generating, at the head-end, at least one dynamic automated broadcast channel associated with the relevant video content based on the at least one content catalog, wherein the head-end is configured to generate a programming schedule of the relevant video content based on predetermined criteria and to broadcast the relevant video content to a plurality of users on the at least one dynamic automated broadcast channel based on the generated programming schedule, wherein the predetermined criteria include at least one criterion selected from the group consisting of relevance, user preference, popularity, age of viewers, length of video content, subject matter of video content, and broadcaster's program scheduling policies;
formatting, at the head-end, the program of relevant video content and the broadcast relevant video content for presentation on at least one user device, wherein the at least one user device includes at least one of a cable television system, an interactive television system, a standard television system, a gaming console, a mobile device, a personal computer, and a tablet computer; and
providing, at the at least one user device and selectable by user input, user access to one or more of the at least one dynamic automated on-demand channel and the at least one dynamic automated broadcast channel, the dynamic automated on-demand channel presenting the program of relevant video content and the dynamic automated broadcast channel presenting the broadcast relevant video content.
2. A method for compiling multimedia content for presentation in dynamic automated content channels to a user, the method comprising:
accessing, at a server of a telecommunications system, trend data from a trend database;
generating, at the server, keywords based on the trend data;
searching, at the server, at least one content catalog of at least one content library for multimedia content that is relevant to the generated keywords;
generating, at the server, at least one dynamic automated content channel on which the relevant multimedia content is presented;
providing, at one or more user devices associated with the user, user access to the at least one dynamic automated content channel; and
generating, at the server, at least one dynamic automated broadcast channel associated with the relevant video content based on the at least one content catalog, wherein the head-end is configured to generate a programming schedule of the relevant video content based on predetermined criteria and to broadcast the relevant video content to a plurality of users on the at least one dynamic automated broadcast channel based on the generated programming schedule, wherein the predetermined criteria include at least one criterion selected from the group consisting of relevance, user preference, popularity, age of viewers, length of video content, subject matter of video content, and broadcaster's program scheduling policies.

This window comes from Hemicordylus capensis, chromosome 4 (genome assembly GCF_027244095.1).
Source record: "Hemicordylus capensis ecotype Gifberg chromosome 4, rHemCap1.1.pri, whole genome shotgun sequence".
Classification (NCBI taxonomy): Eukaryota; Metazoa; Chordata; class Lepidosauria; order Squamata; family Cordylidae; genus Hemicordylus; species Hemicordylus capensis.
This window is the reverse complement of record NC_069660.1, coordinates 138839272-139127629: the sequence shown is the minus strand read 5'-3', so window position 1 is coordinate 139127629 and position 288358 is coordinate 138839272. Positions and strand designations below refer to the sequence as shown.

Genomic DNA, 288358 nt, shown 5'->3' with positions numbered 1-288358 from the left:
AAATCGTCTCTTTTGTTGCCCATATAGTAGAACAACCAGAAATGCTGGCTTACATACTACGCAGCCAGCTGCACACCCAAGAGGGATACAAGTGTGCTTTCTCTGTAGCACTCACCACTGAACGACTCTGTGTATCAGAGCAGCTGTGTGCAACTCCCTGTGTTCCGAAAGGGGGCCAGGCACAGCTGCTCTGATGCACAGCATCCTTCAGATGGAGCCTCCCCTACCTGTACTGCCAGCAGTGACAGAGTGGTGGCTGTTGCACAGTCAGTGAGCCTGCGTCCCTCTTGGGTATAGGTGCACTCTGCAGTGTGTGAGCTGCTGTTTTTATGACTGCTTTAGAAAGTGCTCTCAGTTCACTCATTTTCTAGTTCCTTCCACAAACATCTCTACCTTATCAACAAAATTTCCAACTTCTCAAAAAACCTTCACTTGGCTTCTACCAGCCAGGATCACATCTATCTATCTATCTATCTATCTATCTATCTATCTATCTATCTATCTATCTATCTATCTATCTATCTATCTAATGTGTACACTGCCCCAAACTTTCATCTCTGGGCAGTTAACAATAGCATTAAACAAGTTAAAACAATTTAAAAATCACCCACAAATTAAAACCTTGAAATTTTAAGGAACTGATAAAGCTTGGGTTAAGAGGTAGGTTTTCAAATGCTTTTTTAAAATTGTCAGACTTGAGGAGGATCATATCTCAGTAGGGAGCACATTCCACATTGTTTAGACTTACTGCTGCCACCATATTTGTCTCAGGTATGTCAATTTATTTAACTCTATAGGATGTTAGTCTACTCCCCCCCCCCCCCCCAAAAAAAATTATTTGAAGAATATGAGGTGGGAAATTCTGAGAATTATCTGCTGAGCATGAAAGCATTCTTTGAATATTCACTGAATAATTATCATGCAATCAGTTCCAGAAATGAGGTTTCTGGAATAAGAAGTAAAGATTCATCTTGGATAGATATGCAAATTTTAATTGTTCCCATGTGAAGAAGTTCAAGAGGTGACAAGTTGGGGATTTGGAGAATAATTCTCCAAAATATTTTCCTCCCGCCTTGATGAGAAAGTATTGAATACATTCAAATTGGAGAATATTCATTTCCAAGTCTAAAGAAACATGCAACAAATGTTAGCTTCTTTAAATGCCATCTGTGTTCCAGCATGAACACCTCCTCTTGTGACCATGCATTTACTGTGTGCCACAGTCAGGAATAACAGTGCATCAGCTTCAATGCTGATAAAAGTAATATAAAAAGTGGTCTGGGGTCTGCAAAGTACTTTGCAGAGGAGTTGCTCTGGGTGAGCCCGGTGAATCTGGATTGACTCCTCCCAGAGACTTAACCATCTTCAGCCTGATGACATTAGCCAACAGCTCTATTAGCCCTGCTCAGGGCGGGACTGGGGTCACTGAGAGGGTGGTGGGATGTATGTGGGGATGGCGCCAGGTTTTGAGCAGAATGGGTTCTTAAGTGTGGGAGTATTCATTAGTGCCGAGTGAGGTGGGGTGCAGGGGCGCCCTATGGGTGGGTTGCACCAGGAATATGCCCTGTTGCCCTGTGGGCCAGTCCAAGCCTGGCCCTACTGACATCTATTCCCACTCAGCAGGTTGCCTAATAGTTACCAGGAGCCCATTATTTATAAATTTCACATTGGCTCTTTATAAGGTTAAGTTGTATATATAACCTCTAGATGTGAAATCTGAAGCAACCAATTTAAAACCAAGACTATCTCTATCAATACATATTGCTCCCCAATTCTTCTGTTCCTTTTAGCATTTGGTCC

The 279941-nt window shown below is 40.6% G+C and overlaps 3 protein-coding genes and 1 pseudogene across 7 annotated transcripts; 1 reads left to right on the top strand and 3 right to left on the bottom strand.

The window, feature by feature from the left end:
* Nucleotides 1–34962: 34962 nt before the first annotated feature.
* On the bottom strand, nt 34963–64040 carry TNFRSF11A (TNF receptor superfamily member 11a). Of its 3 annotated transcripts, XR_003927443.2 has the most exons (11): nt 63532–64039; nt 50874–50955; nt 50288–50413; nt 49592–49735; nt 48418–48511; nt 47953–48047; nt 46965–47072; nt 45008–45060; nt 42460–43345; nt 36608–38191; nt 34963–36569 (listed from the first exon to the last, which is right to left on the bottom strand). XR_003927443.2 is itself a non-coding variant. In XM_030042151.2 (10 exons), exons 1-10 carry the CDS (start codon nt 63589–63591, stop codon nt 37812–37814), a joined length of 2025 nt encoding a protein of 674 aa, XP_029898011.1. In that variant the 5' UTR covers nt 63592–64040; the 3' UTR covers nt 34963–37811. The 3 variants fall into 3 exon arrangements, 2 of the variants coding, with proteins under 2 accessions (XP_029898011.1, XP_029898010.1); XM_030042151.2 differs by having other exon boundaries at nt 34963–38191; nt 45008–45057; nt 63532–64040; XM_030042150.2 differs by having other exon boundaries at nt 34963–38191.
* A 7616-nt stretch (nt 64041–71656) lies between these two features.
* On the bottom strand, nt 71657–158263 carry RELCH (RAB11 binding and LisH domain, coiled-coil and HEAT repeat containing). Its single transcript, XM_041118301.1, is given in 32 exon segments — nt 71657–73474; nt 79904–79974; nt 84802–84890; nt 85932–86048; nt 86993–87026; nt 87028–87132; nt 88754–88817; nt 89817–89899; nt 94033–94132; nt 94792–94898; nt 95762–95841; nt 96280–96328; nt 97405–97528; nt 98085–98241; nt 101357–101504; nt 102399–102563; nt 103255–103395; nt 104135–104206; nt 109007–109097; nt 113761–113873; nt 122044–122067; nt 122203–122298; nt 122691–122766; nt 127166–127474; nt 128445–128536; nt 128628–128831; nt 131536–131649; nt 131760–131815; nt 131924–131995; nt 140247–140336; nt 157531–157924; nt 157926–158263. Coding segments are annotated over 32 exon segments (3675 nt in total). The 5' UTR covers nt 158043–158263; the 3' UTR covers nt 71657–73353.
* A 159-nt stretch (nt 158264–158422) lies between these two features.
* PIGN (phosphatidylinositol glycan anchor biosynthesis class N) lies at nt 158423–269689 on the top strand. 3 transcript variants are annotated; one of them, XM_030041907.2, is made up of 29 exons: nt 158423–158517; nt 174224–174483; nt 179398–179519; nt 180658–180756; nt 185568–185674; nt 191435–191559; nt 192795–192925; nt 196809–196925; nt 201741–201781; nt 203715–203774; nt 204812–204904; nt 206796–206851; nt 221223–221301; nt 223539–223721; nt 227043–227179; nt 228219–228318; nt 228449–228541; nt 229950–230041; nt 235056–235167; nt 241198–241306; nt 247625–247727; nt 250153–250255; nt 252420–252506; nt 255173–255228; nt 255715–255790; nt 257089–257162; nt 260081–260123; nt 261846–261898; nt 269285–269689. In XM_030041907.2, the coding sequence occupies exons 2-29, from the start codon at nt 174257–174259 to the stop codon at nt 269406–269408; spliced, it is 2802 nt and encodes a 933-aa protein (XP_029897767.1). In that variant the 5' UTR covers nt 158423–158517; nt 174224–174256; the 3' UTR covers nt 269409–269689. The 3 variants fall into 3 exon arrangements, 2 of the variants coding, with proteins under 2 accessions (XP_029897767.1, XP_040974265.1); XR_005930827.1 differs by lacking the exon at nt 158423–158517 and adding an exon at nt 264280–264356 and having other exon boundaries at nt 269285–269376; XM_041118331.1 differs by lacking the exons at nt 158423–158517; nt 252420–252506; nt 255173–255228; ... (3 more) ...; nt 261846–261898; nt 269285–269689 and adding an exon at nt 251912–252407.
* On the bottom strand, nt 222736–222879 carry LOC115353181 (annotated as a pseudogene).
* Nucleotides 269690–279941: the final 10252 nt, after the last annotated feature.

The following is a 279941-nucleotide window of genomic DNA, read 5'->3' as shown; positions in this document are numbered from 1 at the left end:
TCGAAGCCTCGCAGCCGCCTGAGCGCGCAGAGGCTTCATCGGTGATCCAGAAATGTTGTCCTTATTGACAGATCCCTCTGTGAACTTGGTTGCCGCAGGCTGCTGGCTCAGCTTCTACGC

3. The method of claim 2, wherein the multimedia content includes at least one of video content, audio content, and written content formatted as a video on-demand stream or a video broadcast.
4. The method of claim 2, wherein the server of a telecommunications system includes at least one of a server located at a head-end of the telecommunications system, a server located external to the head-end that is communicatively coupled to the head-end, a server located at a broadcast television distribution system, and a server located external to the broadcast television distribution system that is communicatively coupled to the broadcast television distribution system.
5. The method of claim 2, wherein the trend data represents one or more of contemporary social media, Internet searches, and news events.
6. The method of claim 2, wherein the trend database includes an Internet trend generating database that compiles popularity trends of contemporary social media, Internet searches, or news events based on data compiled from on-line interactions of a plurality of users on the Internet during a predetermined period.
7. The method of claim 6, wherein the predetermined period extends backwards in time from a current time, by seconds, minutes, hours, days, weeks, months, or years.
8. The method of claim 6, wherein the predetermined period includes a user-defined period.
9. The method of claim 2, wherein the trend database includes a user database comprising preferences of the user.